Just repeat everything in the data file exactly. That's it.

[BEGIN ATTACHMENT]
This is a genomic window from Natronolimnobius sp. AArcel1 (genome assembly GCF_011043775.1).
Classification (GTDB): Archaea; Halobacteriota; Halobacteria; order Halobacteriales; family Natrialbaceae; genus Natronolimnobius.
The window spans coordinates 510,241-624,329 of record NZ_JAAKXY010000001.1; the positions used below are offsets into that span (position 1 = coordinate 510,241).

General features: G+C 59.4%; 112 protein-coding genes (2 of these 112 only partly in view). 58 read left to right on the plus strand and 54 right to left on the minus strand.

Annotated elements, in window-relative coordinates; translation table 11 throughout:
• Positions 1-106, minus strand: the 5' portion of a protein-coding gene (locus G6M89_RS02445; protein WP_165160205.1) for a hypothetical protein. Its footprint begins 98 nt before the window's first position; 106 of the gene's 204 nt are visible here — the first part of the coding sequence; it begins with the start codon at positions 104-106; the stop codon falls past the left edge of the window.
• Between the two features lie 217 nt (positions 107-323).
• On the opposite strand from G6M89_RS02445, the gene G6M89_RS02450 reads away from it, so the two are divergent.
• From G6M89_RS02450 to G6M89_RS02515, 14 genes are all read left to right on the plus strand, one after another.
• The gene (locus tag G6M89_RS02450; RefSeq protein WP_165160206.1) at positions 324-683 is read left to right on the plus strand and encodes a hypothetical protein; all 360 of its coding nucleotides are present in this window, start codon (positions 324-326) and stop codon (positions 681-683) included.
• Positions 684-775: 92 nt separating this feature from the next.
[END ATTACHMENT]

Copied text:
This is a genomic window from Natronolimnobius sp. AArcel1 (genome assembly GCF_011043775.1).
Classification (GTDB): Archaea; Halobacteriota; Halobacteria; order Halobacteriales; family Natrialbaceae; genus Natronolimnobius.
The window spans coordinates 510,241-624,329 of record NZ_JAAKXY010000001.1; the positions used below are offsets into that span (position 1 = coordinate 510,241).

General features: G+C 59.4%; 112 protein-coding genes (2 of these 112 only partly in view). 58 read left to right on the plus strand and 54 right to left on the minus strand.

Annotated elements, in window-relative coordinates; translation table 11 throughout:
• Positions 1-106, minus strand: the 5' portion of a protein-coding gene (locus G6M89_RS02445; protein WP_165160205.1) for a hypothetical protein. Its footprint begins 98 nt before the window's first position; 106 of the gene's 204 nt are visible here — the first part of the coding sequence; it begins with the start codon at positions 104-106; the stop codon falls past the left edge of the window.
• Between the two features lie 217 nt (positions 107-323).
• On the opposite strand from G6M89_RS02445, the gene G6M89_RS02450 reads away from it, so the two are divergent.
• From G6M89_RS02450 to G6M89_RS02515, 14 genes are all read left to right on the plus strand, one after another.
• The gene (locus tag G6M89_RS02450; RefSeq protein WP_165160206.1) at positions 324-683 is read left to right on the plus strand and encodes a hypothetical protein; all 360 of its coding nucleotides are present in this window, start codon (positions 324-326) and stop codon (positions 681-683) included.
• Positions 684-775: 92 nt separating this feature from the next.